03/31/2010 | Ruth Herman Wells, M.S
Nothing works anymore to manage our most unmanageable students.
Because educator training is so heavily focused on academic content and testing, many teachers feel unprepared for the huge behavior problems, non-compliance, disrespect, and bad attitudes they encounter from students who appear unintimidated by consequences and indifferent to authority. Many teachers say that they feel like they’re floundering, that they don’t know exactly how to rein their most acting-out students so they “keep trying different things,” hoping to find something that works. Unsurprisingly, principals often tell us that because staff are using varied, random approaches, acting-out youngsters quickly learn how to evade consequences and play staff against each other. The quickest way to get all your staff to be effective with hard-to-manage students is to have your next professional development inservice focus on managing these difficult students. Within hours, your staff can all understand what makes these students “tick” — no more guessing what to do next — and everyone will now be using consistent, effective approaches.
Here are a few of the most important elements that effective professional development on this topic must include:
Stop Using Yesterday’s Methods with Today’s Students
One of the top questions my workshop participants always ask about acting-out students is, “What’s the most important thing to get them in control?” The answer: an educated team. You can’t “sorta” know about acting-out students, or guess what interventions might work and expect to be in control. When only some staff are knowledgeable and using effective, specialized methods with acting-out students, that translates to “Party Time” for your misbehaved youngsters. When all your staff have the same updated skill set, and are using the same type of targeted interventions, the party is over. Be sure to include the bus driver, secretary, and cafeteria worker so that your entire team is educated. If there is anyone who lacks the same knowledge and updated skill set — you can count on your misbehaved students to spot that gap and exploit it.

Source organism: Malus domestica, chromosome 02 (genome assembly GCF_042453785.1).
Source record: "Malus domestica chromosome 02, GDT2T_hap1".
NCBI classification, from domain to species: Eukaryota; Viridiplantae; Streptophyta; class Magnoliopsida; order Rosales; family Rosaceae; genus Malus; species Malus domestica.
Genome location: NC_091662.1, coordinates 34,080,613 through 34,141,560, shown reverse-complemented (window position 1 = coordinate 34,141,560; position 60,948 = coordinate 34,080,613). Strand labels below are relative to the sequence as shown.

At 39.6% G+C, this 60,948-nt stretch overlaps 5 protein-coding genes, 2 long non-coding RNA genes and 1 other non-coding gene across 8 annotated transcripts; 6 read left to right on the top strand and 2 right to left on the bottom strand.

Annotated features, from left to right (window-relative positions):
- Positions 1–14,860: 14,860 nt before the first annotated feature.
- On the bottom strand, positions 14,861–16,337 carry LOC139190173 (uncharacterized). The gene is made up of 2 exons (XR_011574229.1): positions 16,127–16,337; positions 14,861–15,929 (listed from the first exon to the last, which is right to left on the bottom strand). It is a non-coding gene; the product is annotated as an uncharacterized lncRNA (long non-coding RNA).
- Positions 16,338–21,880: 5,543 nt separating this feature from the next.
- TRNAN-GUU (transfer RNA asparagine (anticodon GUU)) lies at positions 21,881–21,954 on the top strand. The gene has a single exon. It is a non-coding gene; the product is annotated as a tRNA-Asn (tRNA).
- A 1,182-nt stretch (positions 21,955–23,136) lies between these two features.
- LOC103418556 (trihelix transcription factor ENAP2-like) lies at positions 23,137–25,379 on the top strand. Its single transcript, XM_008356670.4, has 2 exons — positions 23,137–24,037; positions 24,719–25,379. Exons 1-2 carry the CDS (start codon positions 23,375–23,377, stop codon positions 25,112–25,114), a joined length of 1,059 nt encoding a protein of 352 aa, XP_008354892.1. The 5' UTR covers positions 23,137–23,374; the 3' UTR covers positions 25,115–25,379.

Avoid One-Size-Fits-All Methods
One text book won’t work for all your students. Similarly, one intervention plan or program won’t fit all your students either. We constantly get calls from teachers lamenting that the intervention program that their school adopted, won’t work with their most misbehaved students. We get the most complaints about popular approaches like character education and using all-positive behavior interventions. While these programs have many worthy elements, expecting these approaches to work with every student isn’t realistic. For example, because many severely acting-out students lack a conscience, character ed interventions can cause the most misbehaved youngsters to actually ramp up their bad behavior. When required to make amends to a student they bullied — as commonly done with character ed — your most out-of-control youngsters may comply, only to retaliate later by beating up the victimized peer.
While character ed and other programs have value for many students, they’re a mismatch when used with severely misbehaved youngsters. Instead, staff should learn the specialized methods that exist for unmanageable students. These tailored approaches are drawn from the mental health and juvenile justice fields, and are research-based. These specialized methods work around the lack of a conscience and remorse, and are designed to work when conventional approaches fail.
Teach Skills, Attitude and Motivation
Here is a quick peek at the specialized techniques that you need to teach misbehaved students to behave. They need thorough skill training, such as what to say, what to touch, and so on. They need help to have a better attitude, and to become motivated to behave differently. A humorous intervention is pictured here, but it’s just a tiny fraction of the tools you’ll need.
Receive this device free from SEEN magazine and Youth Change Workshops at http://youthchg.com/strategies.html.
To view more of the updated methods and information that your staff need to manage out-of-control students, visit http://youthchg.com/education.html#conduct.